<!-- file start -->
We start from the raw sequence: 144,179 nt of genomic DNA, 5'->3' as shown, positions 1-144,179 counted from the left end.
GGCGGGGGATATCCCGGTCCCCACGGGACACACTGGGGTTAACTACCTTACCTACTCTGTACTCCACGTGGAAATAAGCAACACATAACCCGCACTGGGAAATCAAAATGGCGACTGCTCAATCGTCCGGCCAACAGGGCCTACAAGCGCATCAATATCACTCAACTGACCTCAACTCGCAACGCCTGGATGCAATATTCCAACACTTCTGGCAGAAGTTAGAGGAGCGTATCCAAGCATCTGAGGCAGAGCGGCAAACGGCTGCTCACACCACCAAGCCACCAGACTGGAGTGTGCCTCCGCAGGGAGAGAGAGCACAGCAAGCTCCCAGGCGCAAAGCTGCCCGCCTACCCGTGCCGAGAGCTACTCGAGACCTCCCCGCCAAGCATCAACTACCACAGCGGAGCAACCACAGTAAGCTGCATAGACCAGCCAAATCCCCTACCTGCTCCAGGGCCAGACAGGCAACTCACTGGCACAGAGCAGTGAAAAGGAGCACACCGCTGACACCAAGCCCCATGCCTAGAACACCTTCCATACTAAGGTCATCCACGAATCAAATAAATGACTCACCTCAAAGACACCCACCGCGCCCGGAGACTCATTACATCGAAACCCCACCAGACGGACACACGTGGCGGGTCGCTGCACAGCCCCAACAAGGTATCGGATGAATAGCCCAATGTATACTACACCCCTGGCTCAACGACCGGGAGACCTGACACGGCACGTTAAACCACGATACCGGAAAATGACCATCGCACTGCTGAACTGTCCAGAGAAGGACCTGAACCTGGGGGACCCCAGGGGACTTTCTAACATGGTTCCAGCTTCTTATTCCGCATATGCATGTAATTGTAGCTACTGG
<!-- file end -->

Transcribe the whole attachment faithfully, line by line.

We start from the raw sequence: 144,179 nt of genomic DNA, 5'->3' as shown, positions 1-144,179 counted from the left end.
GGCGGGGGATATCCCGGTCCCCACGGGACACACTGGGGTTAACTACCTTACCTACTCTGTACTCCACGTGGAAATAAGCAACACATAACCCGCACTGGGAAATCAAAATGGCGACTGCTCAATCGTCCGGCCAACAGGGCCTACAAGCGCATCAATATCACTCAACTGACCTCAACTCGCAACGCCTGGATGCAATATTCCAACACTTCTGGCAGAAGTTAGAGGAGCGTATCCAAGCATCTGAGGCAGAGCGGCAAACGGCTGCTCACACCACCAAGCCACCAGACTGGAGTGTGCCTCCGCAGGGAGAGAGAGCACAGCAAGCTCCCAGGCGCAAAGCTGCCCGCCTACCCGTGCCGAGAGCTACTCGAGACCTCCCCGCCAAGCATCAACTACCACAGCGGAGCAACCACAGTAAGCTGCATAGACCAGCCAAATCCCCTACCTGCTCCAGGGCCAGACAGGCAACTCACTGGCACAGAGCAGTGAAAAGGAGCACACCGCTGACACCAAGCCCCATGCCTAGAACACCTTCCATACTAAGGTCATCCACGAATCAAATAAATGACTCACCTCAAAGACACCCACCGCGCCCGGAGACTCATTACATCGAAACCCCACCAGACGGACACACGTGGCGGGTCGCTGCACAGCCCCAACAAGGTATCGGATGAATAGCCCAATGTATACTACACCCCTGGCTCAACGACCGGGAGACCTGACACGGCACGTTAAACCACGATACCGGAAAATGACCATCGCACTGCTGAACTGTCCAGAGAAGGACCTGAACCTGGGGGACCCCAGGGGACTTTCTAACATGGTTCCAGCTTCTTATTCCGCATATGCATGTAATTGTAGCTACTGG